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Conscious Uncoupling - an alternative approach to separation

Conscious Uncoupling - an alternative approach to separation

Conscious Uncoupling - an alternative approach to separation

Thursday 24 May, 2018

When actress Gwyneth Paltrow and musician Chris Martin announced they were splitting after ten years of marriage, they did not use the word “divorce”, but “conscious uncoupling”.

The world’s reaction to the phrase was close to universal:  What is Gwyneth Paltrow talking about?

In their press release, the couple helpfully provided an article by doctors Habib Sadeghi and Sherry Sami which says if people can recognise that former partners are their teachers, they can replace a traditional, contentious divorce with conscious uncoupling and co-parenting.  As of June 2014, the couple are reportedly still living in the family home with their two children.

Such unconventional and civilised separations are the exception rather than the rule (think Hollywood personalities Bruce Willis and Demi Moore and other stars).

In New Zealand, a recent overhaul of the family justice system aims for civilised separations to be the rule, particularly where children are involved.

One of the stated aims of the Family Court reforms is to encourage parties to parenting disputes to resolve issues themselves, without requiring the assistance of the Court.  The reforms provide for a number of out-of-Court processes including mandatory attendance at Family Dispute Resolution and completion of the parenting through separation programme (some exceptions apply) before issuing Family Court proceedings.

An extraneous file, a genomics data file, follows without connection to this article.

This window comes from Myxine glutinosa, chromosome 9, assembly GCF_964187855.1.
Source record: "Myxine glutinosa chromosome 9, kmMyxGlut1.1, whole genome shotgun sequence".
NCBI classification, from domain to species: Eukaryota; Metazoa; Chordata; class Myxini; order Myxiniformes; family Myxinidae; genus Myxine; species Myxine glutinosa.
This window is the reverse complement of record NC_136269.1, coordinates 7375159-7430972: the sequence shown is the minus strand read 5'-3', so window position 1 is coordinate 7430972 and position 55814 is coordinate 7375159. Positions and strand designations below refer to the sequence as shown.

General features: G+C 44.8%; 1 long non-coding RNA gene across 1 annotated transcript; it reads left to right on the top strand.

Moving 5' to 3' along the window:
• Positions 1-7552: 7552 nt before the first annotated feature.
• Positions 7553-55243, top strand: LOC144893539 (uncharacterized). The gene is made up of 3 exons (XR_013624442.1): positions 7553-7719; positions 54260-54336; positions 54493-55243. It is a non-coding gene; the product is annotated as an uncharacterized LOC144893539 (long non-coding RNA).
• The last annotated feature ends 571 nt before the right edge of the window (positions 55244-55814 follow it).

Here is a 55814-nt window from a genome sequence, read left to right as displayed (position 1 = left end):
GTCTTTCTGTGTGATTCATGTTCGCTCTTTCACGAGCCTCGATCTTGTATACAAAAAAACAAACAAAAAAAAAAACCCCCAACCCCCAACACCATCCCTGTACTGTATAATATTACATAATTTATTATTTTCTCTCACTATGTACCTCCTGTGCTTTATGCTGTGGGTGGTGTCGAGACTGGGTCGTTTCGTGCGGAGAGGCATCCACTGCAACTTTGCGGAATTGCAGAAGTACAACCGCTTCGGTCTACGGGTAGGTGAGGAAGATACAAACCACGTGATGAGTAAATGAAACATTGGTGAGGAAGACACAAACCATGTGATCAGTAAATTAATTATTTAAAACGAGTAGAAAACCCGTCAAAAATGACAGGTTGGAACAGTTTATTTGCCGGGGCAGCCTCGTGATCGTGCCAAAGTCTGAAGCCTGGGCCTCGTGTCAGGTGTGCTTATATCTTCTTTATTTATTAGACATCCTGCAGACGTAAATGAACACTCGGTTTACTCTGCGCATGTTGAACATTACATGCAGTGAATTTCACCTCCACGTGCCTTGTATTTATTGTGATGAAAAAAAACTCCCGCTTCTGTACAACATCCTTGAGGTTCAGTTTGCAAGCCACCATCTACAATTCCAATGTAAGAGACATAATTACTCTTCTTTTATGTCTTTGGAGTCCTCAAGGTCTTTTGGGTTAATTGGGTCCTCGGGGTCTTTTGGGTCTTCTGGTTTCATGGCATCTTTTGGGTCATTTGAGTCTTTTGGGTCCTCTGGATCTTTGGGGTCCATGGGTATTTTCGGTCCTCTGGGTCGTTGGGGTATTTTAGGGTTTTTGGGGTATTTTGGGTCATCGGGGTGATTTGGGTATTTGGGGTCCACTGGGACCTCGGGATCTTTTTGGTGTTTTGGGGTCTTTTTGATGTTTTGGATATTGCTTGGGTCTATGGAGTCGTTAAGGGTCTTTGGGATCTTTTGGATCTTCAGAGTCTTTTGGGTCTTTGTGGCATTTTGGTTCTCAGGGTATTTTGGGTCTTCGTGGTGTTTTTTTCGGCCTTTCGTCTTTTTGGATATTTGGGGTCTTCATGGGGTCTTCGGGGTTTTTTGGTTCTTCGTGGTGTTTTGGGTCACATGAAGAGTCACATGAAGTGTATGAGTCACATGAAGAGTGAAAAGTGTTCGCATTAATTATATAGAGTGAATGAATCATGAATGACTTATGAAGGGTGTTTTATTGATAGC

Under the reforms, counselling will now only be subsidised for low income parents prior to proceedings being issued. If disputes do reach the Family Court, Judges may order fully subsidised counselling be made available to the parties if they think it will help.

Some important core features of the old system remain, such as the ability to get immediate access to the Court in urgent situations.  In certain circumstances, where an applicant is not required to give notice to the respondent, lawyers are able to draft an application, file it in the Family Court and receive interim parenting orders within the same day.

Tompkins Wake’s Dispute Resolution practice area includes a team of Family Law specialists who have the skills and experience to help clients navigate the new system.

Please contact one of our experts below, should you wish to discuss any aspect of family or relationship property law.

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